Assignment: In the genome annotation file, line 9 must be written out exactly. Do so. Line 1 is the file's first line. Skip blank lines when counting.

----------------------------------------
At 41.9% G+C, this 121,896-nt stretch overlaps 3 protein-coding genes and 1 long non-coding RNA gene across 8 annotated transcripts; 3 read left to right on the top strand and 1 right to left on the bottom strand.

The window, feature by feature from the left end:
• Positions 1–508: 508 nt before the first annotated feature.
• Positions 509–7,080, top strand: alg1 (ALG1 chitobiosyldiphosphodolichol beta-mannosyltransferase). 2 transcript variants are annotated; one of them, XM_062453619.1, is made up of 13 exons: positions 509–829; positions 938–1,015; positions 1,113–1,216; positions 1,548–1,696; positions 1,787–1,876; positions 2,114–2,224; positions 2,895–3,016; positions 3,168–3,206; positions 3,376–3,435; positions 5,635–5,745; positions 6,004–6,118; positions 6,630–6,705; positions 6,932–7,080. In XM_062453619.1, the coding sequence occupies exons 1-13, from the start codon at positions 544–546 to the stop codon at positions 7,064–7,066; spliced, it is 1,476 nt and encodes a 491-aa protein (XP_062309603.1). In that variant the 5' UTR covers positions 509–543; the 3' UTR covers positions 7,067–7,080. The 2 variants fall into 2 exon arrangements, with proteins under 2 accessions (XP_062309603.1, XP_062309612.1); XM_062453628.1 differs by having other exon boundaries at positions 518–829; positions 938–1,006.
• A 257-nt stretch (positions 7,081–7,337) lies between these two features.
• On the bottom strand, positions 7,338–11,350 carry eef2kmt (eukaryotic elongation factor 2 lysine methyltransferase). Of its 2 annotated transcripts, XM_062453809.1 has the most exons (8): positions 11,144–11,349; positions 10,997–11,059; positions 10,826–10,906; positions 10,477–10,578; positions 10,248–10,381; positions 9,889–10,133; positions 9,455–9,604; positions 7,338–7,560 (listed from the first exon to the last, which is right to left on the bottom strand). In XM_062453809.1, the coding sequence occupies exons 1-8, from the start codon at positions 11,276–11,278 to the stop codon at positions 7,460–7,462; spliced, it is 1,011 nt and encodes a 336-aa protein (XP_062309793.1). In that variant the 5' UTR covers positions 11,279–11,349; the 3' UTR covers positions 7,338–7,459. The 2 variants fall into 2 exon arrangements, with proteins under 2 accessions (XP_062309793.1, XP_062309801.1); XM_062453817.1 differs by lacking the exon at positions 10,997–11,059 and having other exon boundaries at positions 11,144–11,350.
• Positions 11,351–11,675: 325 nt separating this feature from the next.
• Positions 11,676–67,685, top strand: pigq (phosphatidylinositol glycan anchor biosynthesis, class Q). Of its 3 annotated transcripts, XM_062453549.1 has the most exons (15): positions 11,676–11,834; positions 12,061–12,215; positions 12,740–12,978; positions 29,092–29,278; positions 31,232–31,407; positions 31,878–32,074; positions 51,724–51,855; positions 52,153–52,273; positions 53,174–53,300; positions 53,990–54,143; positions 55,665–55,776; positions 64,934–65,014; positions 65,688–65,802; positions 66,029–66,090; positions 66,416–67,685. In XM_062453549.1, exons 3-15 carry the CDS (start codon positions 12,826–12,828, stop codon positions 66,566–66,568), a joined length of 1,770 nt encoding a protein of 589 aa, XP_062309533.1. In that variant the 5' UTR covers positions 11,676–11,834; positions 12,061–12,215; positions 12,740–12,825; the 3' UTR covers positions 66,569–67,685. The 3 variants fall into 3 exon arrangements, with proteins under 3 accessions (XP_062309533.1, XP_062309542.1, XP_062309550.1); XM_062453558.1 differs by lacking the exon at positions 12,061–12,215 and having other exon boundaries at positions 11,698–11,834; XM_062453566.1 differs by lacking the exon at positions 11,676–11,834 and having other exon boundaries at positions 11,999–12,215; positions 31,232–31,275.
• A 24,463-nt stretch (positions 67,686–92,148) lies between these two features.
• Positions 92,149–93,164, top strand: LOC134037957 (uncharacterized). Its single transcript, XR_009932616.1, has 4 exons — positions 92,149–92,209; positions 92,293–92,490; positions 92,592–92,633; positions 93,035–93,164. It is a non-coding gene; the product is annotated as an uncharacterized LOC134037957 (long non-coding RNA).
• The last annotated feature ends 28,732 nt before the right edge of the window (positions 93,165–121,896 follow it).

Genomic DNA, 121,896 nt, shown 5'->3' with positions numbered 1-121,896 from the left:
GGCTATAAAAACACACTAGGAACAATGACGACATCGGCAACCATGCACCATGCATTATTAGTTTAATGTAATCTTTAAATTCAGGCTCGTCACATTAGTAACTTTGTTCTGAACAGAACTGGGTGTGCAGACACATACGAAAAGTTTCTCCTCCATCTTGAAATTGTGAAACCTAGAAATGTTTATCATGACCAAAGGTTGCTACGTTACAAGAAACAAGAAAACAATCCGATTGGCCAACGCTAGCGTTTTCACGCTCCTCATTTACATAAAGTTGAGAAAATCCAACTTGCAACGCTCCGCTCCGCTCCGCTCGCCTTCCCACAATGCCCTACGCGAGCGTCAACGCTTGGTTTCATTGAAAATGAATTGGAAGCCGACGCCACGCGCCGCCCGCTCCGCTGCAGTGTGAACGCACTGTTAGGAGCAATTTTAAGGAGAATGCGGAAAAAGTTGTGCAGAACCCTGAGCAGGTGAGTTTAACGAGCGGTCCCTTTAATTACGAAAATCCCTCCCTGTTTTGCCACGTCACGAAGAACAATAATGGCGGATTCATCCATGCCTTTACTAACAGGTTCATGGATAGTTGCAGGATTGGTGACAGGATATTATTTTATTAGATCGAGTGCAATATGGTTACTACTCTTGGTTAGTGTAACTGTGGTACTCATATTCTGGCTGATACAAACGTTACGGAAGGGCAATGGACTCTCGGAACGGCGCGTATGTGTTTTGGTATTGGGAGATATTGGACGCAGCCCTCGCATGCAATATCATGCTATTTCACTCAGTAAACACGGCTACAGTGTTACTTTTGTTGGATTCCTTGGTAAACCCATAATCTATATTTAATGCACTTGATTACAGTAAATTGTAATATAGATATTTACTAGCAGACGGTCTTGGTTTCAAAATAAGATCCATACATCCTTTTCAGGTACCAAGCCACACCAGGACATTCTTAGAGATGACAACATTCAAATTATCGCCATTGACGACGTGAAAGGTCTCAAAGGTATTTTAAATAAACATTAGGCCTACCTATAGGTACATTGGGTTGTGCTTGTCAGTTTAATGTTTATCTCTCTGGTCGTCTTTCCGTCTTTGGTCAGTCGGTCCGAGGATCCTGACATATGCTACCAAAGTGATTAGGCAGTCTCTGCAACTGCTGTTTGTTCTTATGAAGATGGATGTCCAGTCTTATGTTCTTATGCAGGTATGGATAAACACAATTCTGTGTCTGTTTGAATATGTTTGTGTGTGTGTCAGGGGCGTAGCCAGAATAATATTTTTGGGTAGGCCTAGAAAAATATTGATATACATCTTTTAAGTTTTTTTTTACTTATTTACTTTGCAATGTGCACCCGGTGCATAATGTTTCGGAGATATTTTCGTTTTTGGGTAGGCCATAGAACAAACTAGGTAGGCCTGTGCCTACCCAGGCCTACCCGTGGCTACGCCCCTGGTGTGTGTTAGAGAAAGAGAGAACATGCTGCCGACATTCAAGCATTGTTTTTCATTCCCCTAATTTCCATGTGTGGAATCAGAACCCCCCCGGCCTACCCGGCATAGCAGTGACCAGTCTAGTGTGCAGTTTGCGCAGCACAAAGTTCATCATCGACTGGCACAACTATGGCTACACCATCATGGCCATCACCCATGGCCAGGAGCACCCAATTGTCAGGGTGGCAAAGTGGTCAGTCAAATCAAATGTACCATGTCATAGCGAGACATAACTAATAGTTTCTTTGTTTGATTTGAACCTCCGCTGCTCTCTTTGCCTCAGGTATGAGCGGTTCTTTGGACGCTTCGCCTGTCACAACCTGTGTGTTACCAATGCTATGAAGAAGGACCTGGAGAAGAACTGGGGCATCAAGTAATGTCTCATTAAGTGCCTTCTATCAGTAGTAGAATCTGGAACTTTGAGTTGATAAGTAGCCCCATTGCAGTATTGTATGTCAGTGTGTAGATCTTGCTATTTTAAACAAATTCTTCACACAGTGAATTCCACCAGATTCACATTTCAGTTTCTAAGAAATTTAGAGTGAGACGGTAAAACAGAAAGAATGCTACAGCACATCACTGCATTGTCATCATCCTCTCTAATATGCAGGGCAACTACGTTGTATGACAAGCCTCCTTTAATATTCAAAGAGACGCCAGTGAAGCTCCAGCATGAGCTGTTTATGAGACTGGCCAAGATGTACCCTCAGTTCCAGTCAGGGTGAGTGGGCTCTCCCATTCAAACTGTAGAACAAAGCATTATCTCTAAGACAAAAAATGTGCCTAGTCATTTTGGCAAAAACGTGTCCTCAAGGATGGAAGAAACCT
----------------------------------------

• A 24,463-nt stretch (positions 67,686–92,148) lies between these two features.